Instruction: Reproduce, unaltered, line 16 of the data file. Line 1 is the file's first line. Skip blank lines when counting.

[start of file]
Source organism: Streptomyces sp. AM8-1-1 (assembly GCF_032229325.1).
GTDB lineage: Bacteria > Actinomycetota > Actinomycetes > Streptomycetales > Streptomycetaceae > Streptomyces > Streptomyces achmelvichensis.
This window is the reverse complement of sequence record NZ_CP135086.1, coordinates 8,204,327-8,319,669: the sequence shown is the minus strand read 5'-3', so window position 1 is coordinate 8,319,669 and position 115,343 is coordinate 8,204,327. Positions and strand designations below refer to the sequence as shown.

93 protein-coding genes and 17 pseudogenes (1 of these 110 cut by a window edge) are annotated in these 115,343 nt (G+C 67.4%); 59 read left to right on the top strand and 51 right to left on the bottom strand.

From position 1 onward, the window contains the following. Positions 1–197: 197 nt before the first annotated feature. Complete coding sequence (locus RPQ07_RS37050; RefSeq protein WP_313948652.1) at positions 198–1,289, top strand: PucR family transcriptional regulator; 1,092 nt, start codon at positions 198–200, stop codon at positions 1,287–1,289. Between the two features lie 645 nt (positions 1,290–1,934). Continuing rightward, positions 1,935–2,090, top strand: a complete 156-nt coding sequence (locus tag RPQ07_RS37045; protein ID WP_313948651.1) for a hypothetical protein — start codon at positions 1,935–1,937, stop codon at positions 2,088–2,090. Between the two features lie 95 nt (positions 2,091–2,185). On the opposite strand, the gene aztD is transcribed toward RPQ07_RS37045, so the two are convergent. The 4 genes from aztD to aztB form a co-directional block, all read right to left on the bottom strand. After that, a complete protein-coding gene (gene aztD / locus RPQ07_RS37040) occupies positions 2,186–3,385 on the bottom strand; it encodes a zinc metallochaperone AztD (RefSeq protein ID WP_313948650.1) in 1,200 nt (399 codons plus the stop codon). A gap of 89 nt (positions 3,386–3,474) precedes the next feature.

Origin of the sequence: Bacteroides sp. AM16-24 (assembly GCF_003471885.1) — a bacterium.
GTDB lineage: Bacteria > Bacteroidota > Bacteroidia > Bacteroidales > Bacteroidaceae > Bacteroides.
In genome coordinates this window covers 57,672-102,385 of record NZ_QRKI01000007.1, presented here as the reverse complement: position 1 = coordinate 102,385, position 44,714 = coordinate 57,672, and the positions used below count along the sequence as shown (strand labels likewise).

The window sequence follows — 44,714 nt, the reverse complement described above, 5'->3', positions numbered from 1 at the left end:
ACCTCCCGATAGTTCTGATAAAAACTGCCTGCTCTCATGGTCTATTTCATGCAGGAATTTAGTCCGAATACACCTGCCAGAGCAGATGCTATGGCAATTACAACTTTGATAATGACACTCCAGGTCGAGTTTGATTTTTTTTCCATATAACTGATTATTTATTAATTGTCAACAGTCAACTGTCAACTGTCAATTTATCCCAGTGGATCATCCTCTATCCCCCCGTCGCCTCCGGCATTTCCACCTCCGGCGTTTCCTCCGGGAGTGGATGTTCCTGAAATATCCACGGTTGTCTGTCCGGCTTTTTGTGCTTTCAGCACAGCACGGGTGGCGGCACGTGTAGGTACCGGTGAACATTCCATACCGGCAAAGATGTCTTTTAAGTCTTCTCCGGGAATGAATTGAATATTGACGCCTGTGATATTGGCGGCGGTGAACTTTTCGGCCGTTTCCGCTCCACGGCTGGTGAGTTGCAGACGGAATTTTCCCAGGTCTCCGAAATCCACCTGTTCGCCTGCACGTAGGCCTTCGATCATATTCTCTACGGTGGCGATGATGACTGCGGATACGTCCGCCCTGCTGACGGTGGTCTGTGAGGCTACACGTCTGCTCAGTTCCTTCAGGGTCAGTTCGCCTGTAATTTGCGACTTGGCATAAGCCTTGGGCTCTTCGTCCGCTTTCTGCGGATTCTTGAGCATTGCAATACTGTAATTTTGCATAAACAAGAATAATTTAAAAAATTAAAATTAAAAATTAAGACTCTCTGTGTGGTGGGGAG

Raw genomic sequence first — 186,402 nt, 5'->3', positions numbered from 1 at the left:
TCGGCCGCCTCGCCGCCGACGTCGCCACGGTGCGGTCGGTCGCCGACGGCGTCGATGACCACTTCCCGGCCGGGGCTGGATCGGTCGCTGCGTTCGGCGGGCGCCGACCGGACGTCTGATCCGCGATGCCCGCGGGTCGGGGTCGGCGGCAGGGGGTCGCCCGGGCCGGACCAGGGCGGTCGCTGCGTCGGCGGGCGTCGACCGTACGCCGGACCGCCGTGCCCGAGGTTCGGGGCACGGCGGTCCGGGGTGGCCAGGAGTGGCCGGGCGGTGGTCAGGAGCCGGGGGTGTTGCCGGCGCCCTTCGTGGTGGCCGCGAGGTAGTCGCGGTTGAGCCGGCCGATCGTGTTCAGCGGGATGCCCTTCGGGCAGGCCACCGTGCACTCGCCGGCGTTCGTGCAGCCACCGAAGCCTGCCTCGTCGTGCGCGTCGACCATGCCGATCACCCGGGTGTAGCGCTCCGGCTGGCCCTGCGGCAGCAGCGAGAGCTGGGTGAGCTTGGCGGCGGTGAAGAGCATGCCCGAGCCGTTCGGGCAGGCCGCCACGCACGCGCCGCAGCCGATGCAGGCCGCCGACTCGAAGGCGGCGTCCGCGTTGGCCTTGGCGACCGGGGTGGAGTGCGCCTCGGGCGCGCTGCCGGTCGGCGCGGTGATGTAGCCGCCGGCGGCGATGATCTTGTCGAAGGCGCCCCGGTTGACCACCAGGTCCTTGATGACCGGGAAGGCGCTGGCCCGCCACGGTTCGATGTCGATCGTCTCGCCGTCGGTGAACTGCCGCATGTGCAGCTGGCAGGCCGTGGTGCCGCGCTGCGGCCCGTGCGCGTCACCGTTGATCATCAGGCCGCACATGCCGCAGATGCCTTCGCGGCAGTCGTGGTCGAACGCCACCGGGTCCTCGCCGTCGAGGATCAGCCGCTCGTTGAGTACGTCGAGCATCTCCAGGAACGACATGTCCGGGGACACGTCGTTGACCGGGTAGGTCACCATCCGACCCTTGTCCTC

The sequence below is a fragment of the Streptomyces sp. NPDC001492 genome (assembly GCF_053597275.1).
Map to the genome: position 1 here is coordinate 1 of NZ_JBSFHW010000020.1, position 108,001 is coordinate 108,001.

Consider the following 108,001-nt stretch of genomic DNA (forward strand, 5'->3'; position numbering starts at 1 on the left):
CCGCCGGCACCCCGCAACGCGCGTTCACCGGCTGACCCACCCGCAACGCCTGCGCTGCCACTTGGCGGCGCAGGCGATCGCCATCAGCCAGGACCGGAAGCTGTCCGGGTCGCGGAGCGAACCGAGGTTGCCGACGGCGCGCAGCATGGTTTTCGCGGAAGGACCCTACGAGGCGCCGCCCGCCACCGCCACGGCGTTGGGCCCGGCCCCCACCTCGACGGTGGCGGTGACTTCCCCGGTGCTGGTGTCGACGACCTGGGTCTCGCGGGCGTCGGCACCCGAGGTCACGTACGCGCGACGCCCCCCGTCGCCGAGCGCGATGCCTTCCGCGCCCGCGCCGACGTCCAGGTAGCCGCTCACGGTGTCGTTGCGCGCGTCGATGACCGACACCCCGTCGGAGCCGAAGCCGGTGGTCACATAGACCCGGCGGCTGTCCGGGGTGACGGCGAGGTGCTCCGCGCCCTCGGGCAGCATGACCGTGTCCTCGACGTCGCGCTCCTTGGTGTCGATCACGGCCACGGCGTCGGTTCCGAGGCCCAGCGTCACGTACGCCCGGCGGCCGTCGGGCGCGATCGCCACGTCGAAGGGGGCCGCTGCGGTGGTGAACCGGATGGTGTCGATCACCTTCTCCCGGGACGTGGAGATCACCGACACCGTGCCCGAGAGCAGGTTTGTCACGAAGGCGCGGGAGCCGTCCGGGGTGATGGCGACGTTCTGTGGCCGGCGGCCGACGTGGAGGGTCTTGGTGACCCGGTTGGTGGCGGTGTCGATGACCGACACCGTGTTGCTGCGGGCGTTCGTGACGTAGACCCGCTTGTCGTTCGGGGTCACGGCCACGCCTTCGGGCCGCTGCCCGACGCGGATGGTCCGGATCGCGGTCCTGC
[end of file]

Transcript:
CCGCCGGCACCCCGCAACGCGCGTTCACCGGCTGACCCACCCGCAACGCCTGCGCTGCCACTTGGCGGCGCAGGCGATCGCCATCAGCCAGGACCGGAAGCTGTCCGGGTCGCGGAGCGAACCGAGGTTGCCGACGGCGCGCAGCATGGTTTTCGCGGAAGGACCCTACGAGGCGCCGCCCGCCACCGCCACGGCGTTGGGCCCGGCCCCCACCTCGACGGTGGCGGTGACTTCCCCGGTGCTGGTGTCGACGACCTGGGTCTCGCGGGCGTCGGCACCCGAGGTCACGTACGCGCGACGCCCCCCGTCGCCGAGCGCGATGCCTTCCGCGCCCGCGCCGACGTCCAGGTAGCCGCTCACGGTGTCGTTGCGCGCGTCGATGACCGACACCCCGTCGGAGCCGAAGCCGGTGGTCACATAGACCCGGCGGCTGTCCGGGGTGACGGCGAGGTGCTCCGCGCCCTCGGGCAGCATGACCGTGTCCTCGACGTCGCGCTCCTTGGTGTCGATCACGGCCACGGCGTCGGTTCCGAGGCCCAGCGTCACGTACGCCCGGCGGCCGTCGGGCGCGATCGCCACGTCGAAGGGGGCCGCTGCGGTGGTGAACCGGATGGTGTCGATCACCTTCTCCCGGGACGTGGAGATCACCGACACCGTGCCCGAGAGCAGGTTTGTCACGAAGGCGCGGGAGCCGTCCGGGGTGATGGCGACGTTCTGTGGCCGGCGGCCGACGTGGAGGGTCTTGGTGACCCGGTTGGTGGCGGTGTCGATGACCGACACCGTGTTGCTGCGGGCGTTCGTGACGTAGACCCGCTTGTCGTTCGGGGTCACGGCCACGCCTTCGGGCCGCTGCCCGACGCGGATGGTCCGGATCGCGGTCCTGC